Doctor avoids jail for attacking wife 'in blind rage'
A top Scottish doctor has avoided jail for beating his former wife "in a blind rage".
Dr Fraser Inglis attacked his ex-wife Elizabeth at their former home in Dunblane in February 2010.
The 53-year-old, who is the founder of the Glasgow Memory Clinic, was found guilty in July after a trial held over eight separate days that took nearly a year to complete.
He was sentenced to 100 hours community service.
The court heard he trapped his wife's arm in a heavy wooden door and thumped it with the door, before pushing her to the floor and repeatedly striking the side of her head with his foot.
She said she was left looking "like a battered wife" after the attack.
Sheriff William Wood told the father of three: "This is the sort of offence which in another context might well justify a custodial sentence."
He said he had considered and rejected calls from Inglis's lawyer to give him an absolute discharge.
Sheriff Wood continued: "Clearly you are a person for whom any sentence other than an absolute discharge will mean you may well suffer significant consequences professionally.
"It does seem to me sufficiently serious that there must be some punitive element."
Stirling Sheriff Court heard that Inglis "flipped" when Mrs Inglis questioned why their teenage daughter, who she thought should have been doing homework, was instead watching TV.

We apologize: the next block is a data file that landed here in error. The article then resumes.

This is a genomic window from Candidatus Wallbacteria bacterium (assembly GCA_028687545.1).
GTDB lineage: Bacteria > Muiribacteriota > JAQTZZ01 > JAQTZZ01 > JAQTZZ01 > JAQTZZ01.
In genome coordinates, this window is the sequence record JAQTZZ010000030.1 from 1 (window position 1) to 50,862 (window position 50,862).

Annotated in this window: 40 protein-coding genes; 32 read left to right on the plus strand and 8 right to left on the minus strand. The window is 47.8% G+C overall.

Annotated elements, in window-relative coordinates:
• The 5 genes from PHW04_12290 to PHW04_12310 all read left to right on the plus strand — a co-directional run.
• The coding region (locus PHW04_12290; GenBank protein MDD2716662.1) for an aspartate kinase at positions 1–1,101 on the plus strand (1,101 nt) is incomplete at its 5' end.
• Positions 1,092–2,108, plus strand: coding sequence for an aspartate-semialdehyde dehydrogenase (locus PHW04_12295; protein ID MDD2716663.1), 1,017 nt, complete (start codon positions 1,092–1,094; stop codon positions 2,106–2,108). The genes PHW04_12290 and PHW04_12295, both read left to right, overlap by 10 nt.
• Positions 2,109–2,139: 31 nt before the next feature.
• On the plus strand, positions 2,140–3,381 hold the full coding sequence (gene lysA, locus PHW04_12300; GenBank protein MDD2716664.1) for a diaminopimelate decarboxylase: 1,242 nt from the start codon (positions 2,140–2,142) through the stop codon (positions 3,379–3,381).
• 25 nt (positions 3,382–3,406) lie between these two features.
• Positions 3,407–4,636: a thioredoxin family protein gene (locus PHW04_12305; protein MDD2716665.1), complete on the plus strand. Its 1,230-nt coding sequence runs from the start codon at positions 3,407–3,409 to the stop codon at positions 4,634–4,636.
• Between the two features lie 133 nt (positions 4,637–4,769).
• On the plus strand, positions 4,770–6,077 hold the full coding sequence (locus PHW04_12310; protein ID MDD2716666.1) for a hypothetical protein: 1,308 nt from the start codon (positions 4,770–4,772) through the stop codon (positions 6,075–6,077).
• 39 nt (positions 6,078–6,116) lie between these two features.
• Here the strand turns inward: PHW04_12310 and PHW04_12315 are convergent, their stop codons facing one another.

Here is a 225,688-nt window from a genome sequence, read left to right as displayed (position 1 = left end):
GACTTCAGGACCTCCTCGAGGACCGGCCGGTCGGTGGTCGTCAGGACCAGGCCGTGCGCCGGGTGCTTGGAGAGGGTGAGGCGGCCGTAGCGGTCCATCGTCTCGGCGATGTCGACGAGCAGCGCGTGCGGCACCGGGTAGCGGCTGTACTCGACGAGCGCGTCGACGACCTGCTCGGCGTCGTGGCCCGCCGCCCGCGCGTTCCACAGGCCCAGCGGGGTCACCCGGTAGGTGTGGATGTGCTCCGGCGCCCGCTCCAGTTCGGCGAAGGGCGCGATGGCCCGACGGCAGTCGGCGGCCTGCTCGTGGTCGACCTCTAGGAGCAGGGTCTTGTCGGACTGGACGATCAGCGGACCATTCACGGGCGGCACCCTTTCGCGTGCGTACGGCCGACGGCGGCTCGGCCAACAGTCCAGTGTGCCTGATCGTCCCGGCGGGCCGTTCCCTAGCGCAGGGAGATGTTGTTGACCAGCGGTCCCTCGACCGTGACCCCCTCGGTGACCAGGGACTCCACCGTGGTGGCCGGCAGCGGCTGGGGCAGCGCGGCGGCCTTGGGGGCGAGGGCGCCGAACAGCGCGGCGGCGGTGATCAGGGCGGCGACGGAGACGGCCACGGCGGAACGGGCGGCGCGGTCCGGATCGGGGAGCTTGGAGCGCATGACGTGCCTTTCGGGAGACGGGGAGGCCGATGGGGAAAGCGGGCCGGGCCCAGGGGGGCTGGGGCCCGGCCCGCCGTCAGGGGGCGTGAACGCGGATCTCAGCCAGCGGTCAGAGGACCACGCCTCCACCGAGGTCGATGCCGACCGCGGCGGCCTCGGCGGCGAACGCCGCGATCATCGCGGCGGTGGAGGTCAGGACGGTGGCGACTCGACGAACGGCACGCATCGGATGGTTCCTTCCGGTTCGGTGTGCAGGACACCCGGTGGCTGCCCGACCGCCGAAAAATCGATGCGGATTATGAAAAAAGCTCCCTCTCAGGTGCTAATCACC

Their daughter, Marianne, now a 21-year-old medical student, said it was "like my dad had pent-up anger and he just wanted to take it out of her".
Marrianne, who described her parents' relationship as "like an illness", told the court her mother had been drinking.
She said: "She was volatile. When she drank her mood started to change and I knew she was looking for a fight.
"She was saying horrible things to me, like 'you're evil, you're a nasty person, you have no friends'.
"I was livid because it was just another night of arguing and chaos from her drinking."
Marianne said her mother then tried to come into to the TV lounge, and her father had closed the "heavy, sharp-edged wooden double door" on her mother's arm, "thumping" it on the limb several times in "a blind rage".
Later she found her father standing over her mother who was lying on the floor.
Sheriff Wood said that he did not accept Mrs Inglis's evidence about the amount of force involved.
But he told Inglis: "Nevertheless, she was injured. It seems to me this was a sustained episode, whereby having trapped her arm in a door and pushed her to the floor you then followed that up by striking her on the head as described.
"I dare say that your initial motivation was to protect Marianne Inglis, and I have taken that into account.
"You appear before me a man of otherwise impeccable character."
Inglis, who carries out pioneering studies into Alzheimer's disease, stood in the dock with his head bowed while the sheriff spoke.